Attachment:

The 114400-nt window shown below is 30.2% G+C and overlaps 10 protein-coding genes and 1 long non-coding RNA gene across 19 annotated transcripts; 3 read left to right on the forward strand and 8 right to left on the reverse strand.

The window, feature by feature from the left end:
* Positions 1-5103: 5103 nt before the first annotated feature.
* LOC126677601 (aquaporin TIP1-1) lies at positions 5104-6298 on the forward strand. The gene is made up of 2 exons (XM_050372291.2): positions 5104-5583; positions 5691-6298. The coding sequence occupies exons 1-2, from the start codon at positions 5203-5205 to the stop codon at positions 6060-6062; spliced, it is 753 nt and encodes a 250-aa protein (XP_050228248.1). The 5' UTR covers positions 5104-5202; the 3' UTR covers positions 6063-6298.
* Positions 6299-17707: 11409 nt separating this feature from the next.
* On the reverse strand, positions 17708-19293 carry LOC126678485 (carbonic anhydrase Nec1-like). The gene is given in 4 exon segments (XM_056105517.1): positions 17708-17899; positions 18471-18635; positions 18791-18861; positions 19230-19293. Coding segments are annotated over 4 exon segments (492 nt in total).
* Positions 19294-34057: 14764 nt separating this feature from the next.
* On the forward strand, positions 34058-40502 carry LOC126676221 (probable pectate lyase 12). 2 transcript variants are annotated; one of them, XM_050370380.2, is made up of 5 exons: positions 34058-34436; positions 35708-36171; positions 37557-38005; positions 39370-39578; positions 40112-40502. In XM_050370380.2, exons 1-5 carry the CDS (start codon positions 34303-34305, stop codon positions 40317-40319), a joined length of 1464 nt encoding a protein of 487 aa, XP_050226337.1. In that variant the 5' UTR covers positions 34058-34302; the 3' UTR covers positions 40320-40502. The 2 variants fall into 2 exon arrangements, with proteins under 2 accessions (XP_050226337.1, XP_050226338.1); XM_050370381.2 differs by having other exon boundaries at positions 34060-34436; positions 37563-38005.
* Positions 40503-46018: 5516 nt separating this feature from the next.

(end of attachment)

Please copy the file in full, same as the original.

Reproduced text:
The 114400-nt window shown below is 30.2% G+C and overlaps 10 protein-coding genes and 1 long non-coding RNA gene across 19 annotated transcripts; 3 read left to right on the forward strand and 8 right to left on the reverse strand.

The window, feature by feature from the left end:
* Positions 1-5103: 5103 nt before the first annotated feature.
* LOC126677601 (aquaporin TIP1-1) lies at positions 5104-6298 on the forward strand. The gene is made up of 2 exons (XM_050372291.2): positions 5104-5583; positions 5691-6298. The coding sequence occupies exons 1-2, from the start codon at positions 5203-5205 to the stop codon at positions 6060-6062; spliced, it is 753 nt and encodes a 250-aa protein (XP_050228248.1). The 5' UTR covers positions 5104-5202; the 3' UTR covers positions 6063-6298.
* Positions 6299-17707: 11409 nt separating this feature from the next.
* On the reverse strand, positions 17708-19293 carry LOC126678485 (carbonic anhydrase Nec1-like). The gene is given in 4 exon segments (XM_056105517.1): positions 17708-17899; positions 18471-18635; positions 18791-18861; positions 19230-19293. Coding segments are annotated over 4 exon segments (492 nt in total).
* Positions 19294-34057: 14764 nt separating this feature from the next.
* On the forward strand, positions 34058-40502 carry LOC126676221 (probable pectate lyase 12). 2 transcript variants are annotated; one of them, XM_050370380.2, is made up of 5 exons: positions 34058-34436; positions 35708-36171; positions 37557-38005; positions 39370-39578; positions 40112-40502. In XM_050370380.2, exons 1-5 carry the CDS (start codon positions 34303-34305, stop codon positions 40317-40319), a joined length of 1464 nt encoding a protein of 487 aa, XP_050226337.1. In that variant the 5' UTR covers positions 34058-34302; the 3' UTR covers positions 40320-40502. The 2 variants fall into 2 exon arrangements, with proteins under 2 accessions (XP_050226337.1, XP_050226338.1); XM_050370381.2 differs by having other exon boundaries at positions 34060-34436; positions 37563-38005.
* Positions 40503-46018: 5516 nt separating this feature from the next.